processes, and “business process reengineering”?


What precisely, is the nature of knowledge resources?

22

Teltech’s Audit Process


Begins at the top, identifying the client’s
key decision making areas and tasks,
and drills down to evaluate the types,
level, and location of info and K required
to support those decisions


Gap analysis identifies information/K
weak areas

23

Teltech’s (cont.)


Teltech’s knowledge audit takes 3
-
4
weeks at one location with 200
-
600
employees


Assesses knowledge
-
related behavior
(e.g., how receptive is a client’s culture
to accessing information electronically?)

24

Knowledge Audits & Related
Projects (Liebowitz et al.,
UMBC)


BRI/PAC core competency process at
the Social Security Administration (2
surveys, follow
-
up interviews)


Knowledge management strategy for the
FCC


Knowledge mapping for ASID


Web
-
based expert system for HCFA


Agent
-
based system for the Navy


Other work at our Lab for KM

25

Knowledge Organization


Invest in education and training of the firm’s human
capital


Develop knowledge repositories for preserving,
sharing, and distributing K


Provide incentives to encourage employees and
management to contribute to the organization’s
knowledge repositories and use this knowledge


Consider evaluating annually each member of the
firm on the quality and quantity of knowledge
contributed to the firm’s knowledge bases as well as
the organizational knowledge used by that firm
member

26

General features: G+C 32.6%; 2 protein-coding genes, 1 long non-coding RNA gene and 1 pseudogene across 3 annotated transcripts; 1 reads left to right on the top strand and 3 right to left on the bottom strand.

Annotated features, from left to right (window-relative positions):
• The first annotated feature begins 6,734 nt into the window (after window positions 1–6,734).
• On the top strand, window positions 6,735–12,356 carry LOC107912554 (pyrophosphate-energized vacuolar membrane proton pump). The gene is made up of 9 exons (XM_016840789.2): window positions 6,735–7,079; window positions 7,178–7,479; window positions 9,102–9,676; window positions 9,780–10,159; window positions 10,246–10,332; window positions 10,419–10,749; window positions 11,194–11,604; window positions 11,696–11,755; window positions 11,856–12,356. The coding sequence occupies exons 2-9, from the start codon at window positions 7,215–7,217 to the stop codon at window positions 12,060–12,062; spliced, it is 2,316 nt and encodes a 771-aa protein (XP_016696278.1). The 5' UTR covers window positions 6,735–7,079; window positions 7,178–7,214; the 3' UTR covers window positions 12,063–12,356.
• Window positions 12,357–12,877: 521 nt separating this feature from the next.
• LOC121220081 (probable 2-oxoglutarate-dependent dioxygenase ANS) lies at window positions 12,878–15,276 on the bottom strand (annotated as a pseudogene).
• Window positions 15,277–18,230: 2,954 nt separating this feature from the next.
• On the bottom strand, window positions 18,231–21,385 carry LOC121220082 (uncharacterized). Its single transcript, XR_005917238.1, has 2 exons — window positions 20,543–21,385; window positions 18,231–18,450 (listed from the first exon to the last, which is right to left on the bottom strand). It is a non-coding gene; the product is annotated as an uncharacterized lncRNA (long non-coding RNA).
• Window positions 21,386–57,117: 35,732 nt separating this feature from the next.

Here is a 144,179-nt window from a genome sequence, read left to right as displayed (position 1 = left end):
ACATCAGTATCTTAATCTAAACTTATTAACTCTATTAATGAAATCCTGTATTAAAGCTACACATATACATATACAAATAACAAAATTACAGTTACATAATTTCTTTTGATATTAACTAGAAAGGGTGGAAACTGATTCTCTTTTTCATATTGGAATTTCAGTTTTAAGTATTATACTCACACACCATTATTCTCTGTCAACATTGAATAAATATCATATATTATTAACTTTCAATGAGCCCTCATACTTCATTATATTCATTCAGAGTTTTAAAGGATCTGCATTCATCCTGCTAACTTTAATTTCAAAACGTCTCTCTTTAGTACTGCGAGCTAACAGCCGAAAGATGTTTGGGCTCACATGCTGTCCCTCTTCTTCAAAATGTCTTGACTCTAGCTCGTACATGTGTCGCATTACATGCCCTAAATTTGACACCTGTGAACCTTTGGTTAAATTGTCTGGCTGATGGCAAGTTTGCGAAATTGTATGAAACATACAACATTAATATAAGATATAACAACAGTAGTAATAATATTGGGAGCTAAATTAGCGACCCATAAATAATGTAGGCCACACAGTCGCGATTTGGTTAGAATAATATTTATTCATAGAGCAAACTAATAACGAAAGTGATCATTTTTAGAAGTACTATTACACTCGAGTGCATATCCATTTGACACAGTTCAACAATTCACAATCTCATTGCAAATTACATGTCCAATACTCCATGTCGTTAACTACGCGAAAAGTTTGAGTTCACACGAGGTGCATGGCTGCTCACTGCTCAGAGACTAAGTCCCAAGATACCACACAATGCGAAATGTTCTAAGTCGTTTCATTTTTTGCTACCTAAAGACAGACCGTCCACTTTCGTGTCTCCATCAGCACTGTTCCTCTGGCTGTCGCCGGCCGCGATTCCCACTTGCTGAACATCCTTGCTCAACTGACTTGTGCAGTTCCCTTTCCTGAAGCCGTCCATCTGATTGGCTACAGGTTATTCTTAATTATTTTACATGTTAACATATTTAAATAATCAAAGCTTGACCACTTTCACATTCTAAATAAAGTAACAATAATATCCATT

Knowledge Organization
(cont.)


Develop methodologies for managing and structuring
the knowledge in the knowledge repositories


Provide an infrastructure of individuals whose main
job is to manage the creation, development, and
maintenance of knowledge repositories


Place the Chief Knowledge Officer (CKO) in either a
staff position directly under the CEO or in a line
position equivalent to a VP


Adapt to the changing competitive environment by
forming project teams based on the employee
knowledge profiles

27

CGIAR KM Survey Results


Most Centers don’t measure
the value of the IC


People are the most
important knowledge carriers


Most of the Centers’
strategic goals don’t include
KM explicitly


KM objective: facilitate the
re
-
use & consolidation of K


Sharing of K: intranets,
documentation
--
Center level


Unit
-
level: intranets, cross
-
functional teams, training



Creation of K: lessons
learned analysis


Storing K: manuals and
handbooks


“Some” understanding and
support for KM


Mixed reaction on motivating
and rewarding for KM


No formal Webmaster
function in most Centers


Email & videoconferencing:
intranet to support KM


No tracking of new K
generation